• avatar
    jkross22

    I’m not sure I’d trust Dodge with developing a chassis and suspension appropriate for an SUV to handle what that 0-60 time can post.

    • 0 avatar
      gtemnykh

      Given the ML-mercedes roots (in highly modified form) and the precedent set by several generations of SRT Grand Cherokees, as well as various AMG ML mercs, I think it’ll be fine. Modern Traction/Stability control systems can do a lot to keep things within safe boundaries as well IMO.

      • 0 avatar
        highdesertcat

        Ride, handling, braking and body flex are typical Mercedes Benz. IOW, typically Teutonic. Very much like an M-series.

        The JGC SRT8 rides stiff, not harsh, and is extremely sensitive to steering input. But the AWD is flawless. You can’t even feel it engage.

        • 0 avatar
          White Shadow

          “…But the AWD is flawless. You can’t even feel it engage.”

          That’s because it’s always engaged.

          • 0 avatar
            highdesertcat

            QuadraDrive1 has a 25% offset, which means the rear wheels are the primary drivers.

            Go to YouTube and querry QuadraDrive.

          • 0 avatar
            White Shadow

            That’s just the front/rear bias. The fronts are never disengaged.

            BTW, this new SRT Durango doesn’t even use QD1. Read up on the AWD system being used and you’ll see that it’s ALWAYS engaged, which was my point from the beginning. Of course you can’t feel it engage if it’s always engaged.

          • 0 avatar
            NoID

            White Shadow is correct.

          • 0 avatar
            highdesertcat

            As opposed to the 2008 Toyota Highlander AWD, where the front wheels are also always engaged, but you can FEEL the front wheels engage.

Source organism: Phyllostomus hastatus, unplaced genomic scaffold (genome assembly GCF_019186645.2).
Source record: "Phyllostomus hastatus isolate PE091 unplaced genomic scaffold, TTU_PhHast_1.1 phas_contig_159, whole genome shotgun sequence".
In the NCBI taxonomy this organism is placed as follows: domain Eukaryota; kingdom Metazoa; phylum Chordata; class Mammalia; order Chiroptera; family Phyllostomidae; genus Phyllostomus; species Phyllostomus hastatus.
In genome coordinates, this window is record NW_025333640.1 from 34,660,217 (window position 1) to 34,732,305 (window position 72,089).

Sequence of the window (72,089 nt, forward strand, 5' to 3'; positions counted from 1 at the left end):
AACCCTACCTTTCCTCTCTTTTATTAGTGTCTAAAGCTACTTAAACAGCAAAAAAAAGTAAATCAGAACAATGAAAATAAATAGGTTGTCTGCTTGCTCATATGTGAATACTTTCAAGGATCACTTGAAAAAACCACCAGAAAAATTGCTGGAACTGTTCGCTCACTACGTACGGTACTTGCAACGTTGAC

Also, the QuadraTracII my wife’s 2012 JGC came with (Trail Ready) also has the front wheels always engaged, but the computer determines through clutches when to engage the front wheels based on the setting of the Traction knob.

            My comment was re the JGC SRT8 I mentioned.

          • 0 avatar
            White Shadow

            “Also, the QuadraTracII my wife’s 2012 JGC came with (Trail Ready) also has the front wheels always engaged, but the computer determines through clutches when to engage the front wheels based on the setting of the Traction knob. ”

            I think you may have a misunderstanding of how the system works in the JGC. I also own a JGC with QTII, which is always engaged. The terrain response settings are mostly a function of the traction control settings, throttle response, and sometimes the transmission gearing (and in my case, the ride height because of the air suspension) and aren’t actually engaging or disengaging any wheels. You can NEVER feel any engagement or disengagement of any wheels because it doesn’t ever happen. The torque split may very well change, but nothing is ever engaging/disengaging.

          • 0 avatar
            highdesertcat

            Yep, our 2012 Overland Summit came with that air-ride-height adjustment.

            I completely understand about the front wheels always being connected. I do not dispute that. But in SOME AWD systems, like that of our 2008 Toyota Highlander, we could feel the front wheels engage.

            My son took me drifting in his 2012 SRT8 on the Tularosa dirt-track Raceway in 2012 and all four wheels were spinning throwing up dirt.